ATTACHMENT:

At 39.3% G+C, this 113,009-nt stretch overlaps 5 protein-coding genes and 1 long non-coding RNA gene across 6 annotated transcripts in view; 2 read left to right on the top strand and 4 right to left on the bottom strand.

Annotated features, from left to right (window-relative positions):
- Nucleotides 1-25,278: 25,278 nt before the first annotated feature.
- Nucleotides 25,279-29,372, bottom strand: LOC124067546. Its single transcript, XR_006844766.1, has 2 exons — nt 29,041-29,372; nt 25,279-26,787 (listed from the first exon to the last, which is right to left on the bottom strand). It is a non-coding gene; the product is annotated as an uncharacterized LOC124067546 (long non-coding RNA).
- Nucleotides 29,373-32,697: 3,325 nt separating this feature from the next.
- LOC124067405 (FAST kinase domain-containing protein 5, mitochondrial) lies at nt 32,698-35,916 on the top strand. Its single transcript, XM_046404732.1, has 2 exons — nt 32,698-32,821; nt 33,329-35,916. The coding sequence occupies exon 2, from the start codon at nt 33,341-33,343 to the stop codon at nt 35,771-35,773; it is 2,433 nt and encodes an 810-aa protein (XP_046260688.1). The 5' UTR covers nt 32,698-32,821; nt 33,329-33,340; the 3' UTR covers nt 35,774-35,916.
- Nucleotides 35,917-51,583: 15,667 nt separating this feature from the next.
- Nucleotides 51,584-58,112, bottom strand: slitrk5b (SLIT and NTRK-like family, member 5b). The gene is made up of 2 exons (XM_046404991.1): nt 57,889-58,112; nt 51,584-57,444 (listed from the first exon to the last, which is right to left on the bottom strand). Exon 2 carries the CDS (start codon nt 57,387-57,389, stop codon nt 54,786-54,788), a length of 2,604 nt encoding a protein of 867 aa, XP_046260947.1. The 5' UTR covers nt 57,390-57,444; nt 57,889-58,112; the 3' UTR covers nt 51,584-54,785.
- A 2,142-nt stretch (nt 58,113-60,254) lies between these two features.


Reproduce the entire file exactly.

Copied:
At 39.3% G+C, this 113,009-nt stretch overlaps 5 protein-coding genes and 1 long non-coding RNA gene across 6 annotated transcripts in view; 2 read left to right on the top strand and 4 right to left on the bottom strand.

Annotated features, from left to right (window-relative positions):
- Nucleotides 1-25,278: 25,278 nt before the first annotated feature.
- Nucleotides 25,279-29,372, bottom strand: LOC124067546. Its single transcript, XR_006844766.1, has 2 exons — nt 29,041-29,372; nt 25,279-26,787 (listed from the first exon to the last, which is right to left on the bottom strand). It is a non-coding gene; the product is annotated as an uncharacterized LOC124067546 (long non-coding RNA).
- Nucleotides 29,373-32,697: 3,325 nt separating this feature from the next.
- LOC124067405 (FAST kinase domain-containing protein 5, mitochondrial) lies at nt 32,698-35,916 on the top strand. Its single transcript, XM_046404732.1, has 2 exons — nt 32,698-32,821; nt 33,329-35,916. The coding sequence occupies exon 2, from the start codon at nt 33,341-33,343 to the stop codon at nt 35,771-35,773; it is 2,433 nt and encodes an 810-aa protein (XP_046260688.1). The 5' UTR covers nt 32,698-32,821; nt 33,329-33,340; the 3' UTR covers nt 35,774-35,916.
- Nucleotides 35,917-51,583: 15,667 nt separating this feature from the next.
- Nucleotides 51,584-58,112, bottom strand: slitrk5b (SLIT and NTRK-like family, member 5b). The gene is made up of 2 exons (XM_046404991.1): nt 57,889-58,112; nt 51,584-57,444 (listed from the first exon to the last, which is right to left on the bottom strand). Exon 2 carries the CDS (start codon nt 57,387-57,389, stop codon nt 54,786-54,788), a length of 2,604 nt encoding a protein of 867 aa, XP_046260947.1. The 5' UTR covers nt 57,390-57,444; nt 57,889-58,112; the 3' UTR covers nt 51,584-54,785.
- A 2,142-nt stretch (nt 58,113-60,254) lies between these two features.